Higher education funding should be increased

Written by Observer editorial reports February 28, 2012 12:29 pm

Oregon has been cutting state funding for higher education since 1990 and the results are alarming.

For the first time in history, the generation of Oregonians ages 55 to 64 is better educated than their 25- to 34-year-old counterparts.

Statistics show that 32.6 percent of the older generation have at least a bachelor’s degree from a college or university, compared to 27.1 percent of the younger generation.

That is but one example of the impact of two decades of higher education funding cuts by the legislature.

The OUS is expected to receive $669.2 million from the state in 2011-13 ---- $85.7 million less than it was given by the state in 1999-01.

In 2000, OUS campuses received $4,736 from the state per full-time student. Today they are getting $2,704, or $2,112 when the payments are adjusted for inflation.

To make up the difference, OUS has had to raise tuition again and again.

 In 2000, the average undergraduate tuition for a full-time student in the OUS was $3,442.

Today, it is $7,102 and twice as difficult for students to afford. 

Some of the state funding cuts to higher education are due to the current poor economy, but Oregon headed down this path when voters approved Measure 5 in 1990.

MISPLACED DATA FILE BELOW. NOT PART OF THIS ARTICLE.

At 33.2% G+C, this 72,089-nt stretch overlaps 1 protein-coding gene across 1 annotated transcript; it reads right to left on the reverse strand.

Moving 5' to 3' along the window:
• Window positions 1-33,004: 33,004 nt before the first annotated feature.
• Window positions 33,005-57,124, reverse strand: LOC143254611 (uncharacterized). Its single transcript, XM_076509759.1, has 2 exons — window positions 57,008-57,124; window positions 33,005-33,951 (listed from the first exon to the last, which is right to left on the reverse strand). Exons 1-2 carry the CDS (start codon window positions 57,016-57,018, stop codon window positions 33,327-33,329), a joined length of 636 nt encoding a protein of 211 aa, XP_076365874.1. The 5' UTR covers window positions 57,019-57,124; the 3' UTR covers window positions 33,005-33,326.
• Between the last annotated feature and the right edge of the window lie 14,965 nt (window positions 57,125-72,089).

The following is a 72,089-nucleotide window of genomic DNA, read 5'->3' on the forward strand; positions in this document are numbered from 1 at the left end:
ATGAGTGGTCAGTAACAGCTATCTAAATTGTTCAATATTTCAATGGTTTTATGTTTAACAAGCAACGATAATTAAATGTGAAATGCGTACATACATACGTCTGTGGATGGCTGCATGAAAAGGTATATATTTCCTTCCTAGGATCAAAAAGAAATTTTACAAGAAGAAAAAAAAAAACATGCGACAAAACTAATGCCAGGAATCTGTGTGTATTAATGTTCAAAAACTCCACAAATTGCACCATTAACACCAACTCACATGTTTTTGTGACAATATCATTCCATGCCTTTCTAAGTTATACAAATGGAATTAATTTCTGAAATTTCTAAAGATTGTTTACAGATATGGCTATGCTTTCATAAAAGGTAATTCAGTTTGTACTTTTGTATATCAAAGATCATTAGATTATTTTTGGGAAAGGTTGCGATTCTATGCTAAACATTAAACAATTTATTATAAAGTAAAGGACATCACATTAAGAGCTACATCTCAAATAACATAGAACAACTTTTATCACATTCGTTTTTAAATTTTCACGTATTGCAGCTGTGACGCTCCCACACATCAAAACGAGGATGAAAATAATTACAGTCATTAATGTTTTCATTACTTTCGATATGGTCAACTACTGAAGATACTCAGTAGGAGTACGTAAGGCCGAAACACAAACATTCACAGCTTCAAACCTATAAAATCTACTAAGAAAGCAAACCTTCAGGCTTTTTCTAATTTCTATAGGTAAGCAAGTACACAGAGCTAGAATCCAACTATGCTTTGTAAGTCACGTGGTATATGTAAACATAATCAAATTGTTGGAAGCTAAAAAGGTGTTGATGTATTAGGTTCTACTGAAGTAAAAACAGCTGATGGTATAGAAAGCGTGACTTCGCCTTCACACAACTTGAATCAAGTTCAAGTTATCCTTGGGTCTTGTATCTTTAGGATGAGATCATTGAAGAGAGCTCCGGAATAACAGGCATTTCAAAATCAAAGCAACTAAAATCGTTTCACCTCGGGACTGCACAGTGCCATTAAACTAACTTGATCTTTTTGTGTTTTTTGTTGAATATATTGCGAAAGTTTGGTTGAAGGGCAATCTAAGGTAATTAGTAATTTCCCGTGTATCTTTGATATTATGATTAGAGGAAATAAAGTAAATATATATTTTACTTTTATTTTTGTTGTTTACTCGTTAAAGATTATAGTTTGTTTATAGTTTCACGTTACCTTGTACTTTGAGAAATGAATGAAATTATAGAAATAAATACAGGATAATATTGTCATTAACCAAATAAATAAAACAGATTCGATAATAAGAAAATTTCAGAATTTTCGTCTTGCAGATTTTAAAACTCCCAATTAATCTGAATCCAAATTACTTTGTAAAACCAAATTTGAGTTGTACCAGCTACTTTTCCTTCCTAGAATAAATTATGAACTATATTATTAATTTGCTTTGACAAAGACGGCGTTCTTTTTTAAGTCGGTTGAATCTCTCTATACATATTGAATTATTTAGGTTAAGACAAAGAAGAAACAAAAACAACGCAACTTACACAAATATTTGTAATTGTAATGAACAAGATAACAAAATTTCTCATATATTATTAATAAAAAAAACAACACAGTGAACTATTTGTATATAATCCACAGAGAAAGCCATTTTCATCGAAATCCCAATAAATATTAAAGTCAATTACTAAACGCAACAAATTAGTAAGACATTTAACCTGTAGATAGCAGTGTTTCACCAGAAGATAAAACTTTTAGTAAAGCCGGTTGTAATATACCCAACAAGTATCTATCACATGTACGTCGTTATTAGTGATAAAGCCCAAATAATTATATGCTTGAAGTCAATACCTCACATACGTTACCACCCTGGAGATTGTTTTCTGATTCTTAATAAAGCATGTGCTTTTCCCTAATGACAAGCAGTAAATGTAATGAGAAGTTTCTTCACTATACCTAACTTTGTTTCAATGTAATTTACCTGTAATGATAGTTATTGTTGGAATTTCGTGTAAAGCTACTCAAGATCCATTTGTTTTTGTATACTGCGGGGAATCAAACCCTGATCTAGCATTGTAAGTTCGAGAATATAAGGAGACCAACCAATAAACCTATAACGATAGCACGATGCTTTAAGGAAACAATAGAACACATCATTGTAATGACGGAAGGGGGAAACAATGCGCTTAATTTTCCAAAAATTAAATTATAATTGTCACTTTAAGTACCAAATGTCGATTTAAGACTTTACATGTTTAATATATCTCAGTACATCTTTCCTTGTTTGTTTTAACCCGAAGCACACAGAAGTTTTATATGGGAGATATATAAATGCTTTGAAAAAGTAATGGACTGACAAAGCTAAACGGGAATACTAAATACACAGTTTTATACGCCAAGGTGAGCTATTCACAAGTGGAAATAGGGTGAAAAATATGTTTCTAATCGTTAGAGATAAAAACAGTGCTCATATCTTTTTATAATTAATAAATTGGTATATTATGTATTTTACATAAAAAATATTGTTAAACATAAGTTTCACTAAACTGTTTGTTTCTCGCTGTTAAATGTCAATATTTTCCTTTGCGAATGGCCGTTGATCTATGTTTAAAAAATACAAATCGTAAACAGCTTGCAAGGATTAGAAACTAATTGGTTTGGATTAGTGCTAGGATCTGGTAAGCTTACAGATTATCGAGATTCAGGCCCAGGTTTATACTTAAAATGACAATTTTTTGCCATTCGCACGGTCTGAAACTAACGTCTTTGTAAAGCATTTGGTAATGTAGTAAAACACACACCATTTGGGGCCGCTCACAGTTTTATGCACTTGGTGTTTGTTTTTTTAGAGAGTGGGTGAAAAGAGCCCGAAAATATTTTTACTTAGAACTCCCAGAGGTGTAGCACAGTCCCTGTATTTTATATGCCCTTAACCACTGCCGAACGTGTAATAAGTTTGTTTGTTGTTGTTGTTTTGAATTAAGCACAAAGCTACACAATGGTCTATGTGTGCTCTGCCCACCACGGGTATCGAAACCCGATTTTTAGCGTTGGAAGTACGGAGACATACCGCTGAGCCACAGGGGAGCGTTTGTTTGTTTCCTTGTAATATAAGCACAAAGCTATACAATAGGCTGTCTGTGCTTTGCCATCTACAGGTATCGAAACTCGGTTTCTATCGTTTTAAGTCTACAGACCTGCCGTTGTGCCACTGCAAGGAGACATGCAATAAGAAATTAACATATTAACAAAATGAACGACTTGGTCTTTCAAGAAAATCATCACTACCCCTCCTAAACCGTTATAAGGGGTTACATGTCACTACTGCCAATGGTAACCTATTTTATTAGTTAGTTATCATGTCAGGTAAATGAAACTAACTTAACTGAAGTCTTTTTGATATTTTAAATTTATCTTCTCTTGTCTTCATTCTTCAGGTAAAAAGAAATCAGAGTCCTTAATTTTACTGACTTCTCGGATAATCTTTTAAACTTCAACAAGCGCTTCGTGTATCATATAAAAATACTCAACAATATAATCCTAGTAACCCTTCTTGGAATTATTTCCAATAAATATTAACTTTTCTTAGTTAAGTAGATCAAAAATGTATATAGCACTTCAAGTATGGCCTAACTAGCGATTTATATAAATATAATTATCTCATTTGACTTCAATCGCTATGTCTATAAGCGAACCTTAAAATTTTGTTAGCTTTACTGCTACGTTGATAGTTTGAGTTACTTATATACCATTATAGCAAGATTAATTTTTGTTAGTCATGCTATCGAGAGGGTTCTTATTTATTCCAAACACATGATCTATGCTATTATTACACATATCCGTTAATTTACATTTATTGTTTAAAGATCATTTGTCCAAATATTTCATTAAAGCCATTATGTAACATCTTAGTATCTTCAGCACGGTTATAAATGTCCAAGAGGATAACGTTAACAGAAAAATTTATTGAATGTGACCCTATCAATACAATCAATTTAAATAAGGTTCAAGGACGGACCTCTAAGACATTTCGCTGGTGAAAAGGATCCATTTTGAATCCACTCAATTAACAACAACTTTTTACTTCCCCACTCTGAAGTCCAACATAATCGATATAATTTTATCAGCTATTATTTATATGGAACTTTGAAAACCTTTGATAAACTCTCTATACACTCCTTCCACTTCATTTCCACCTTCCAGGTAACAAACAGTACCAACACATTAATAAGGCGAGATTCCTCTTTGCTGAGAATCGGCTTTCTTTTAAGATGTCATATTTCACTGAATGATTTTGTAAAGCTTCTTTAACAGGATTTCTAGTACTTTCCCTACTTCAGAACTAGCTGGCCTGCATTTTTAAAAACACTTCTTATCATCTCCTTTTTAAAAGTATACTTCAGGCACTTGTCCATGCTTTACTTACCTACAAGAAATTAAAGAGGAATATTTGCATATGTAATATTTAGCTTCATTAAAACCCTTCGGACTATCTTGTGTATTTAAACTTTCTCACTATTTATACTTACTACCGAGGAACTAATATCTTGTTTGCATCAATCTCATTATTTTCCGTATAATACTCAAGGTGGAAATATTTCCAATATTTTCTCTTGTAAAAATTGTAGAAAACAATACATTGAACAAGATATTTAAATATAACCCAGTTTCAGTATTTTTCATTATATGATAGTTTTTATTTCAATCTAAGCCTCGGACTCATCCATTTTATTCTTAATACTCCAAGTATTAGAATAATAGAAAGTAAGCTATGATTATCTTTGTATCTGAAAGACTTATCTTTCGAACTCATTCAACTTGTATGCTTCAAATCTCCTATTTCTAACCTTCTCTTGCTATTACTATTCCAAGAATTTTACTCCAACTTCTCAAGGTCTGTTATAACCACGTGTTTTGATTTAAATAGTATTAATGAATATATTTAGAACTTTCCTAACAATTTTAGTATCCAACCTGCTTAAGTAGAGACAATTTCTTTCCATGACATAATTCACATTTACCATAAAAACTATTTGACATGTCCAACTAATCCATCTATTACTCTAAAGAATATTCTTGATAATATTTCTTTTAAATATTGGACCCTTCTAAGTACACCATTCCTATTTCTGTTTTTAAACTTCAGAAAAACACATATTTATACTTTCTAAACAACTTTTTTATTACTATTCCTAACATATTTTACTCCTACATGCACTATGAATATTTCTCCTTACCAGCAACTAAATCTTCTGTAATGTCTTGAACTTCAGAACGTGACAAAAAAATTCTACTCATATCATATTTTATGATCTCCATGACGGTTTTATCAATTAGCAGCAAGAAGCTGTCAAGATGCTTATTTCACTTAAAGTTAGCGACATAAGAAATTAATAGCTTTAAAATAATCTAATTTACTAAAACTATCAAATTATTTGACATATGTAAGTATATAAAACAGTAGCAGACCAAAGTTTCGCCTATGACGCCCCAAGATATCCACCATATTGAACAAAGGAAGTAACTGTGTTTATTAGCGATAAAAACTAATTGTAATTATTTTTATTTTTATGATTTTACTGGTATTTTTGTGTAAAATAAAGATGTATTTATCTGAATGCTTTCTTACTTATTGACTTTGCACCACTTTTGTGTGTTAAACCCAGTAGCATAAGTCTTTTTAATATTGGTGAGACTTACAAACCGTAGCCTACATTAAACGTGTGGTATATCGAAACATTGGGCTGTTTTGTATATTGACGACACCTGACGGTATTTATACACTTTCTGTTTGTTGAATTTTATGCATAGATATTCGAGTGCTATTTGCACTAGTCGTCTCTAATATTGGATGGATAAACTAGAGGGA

Measure 5 dramatically reduced property tax rates and left it to the state legislature to provide most of the funding for K-12 public schools. As a result, the state has been left with significantly less funding for higher education.

Two decades of funding cuts and tuition hikes have followed. Further cuts to higher education funding will jeopardize the state’s economic future.

There is a direct relationship between a state’s economic health and the number of college graduates it has.

“You can explain statistically about 60 percent of the variation of incomes among states’ per capita incomes by knowing one thing: what fraction of the adult population has a four-year degree,” said Joe Cortright, chairman of the Governor’s Council of Economic Advisors.

Cortright added, “It really does matter how well you educate your people as to how good of jobs you get and what kind of incomes you have as a state.”

Without a well-educated work force, Oregon will not have the bright economic future we would all like.

So it is imperative that the Oregon legislature provide more funding for higher education and help more students get their bachelor’s degrees.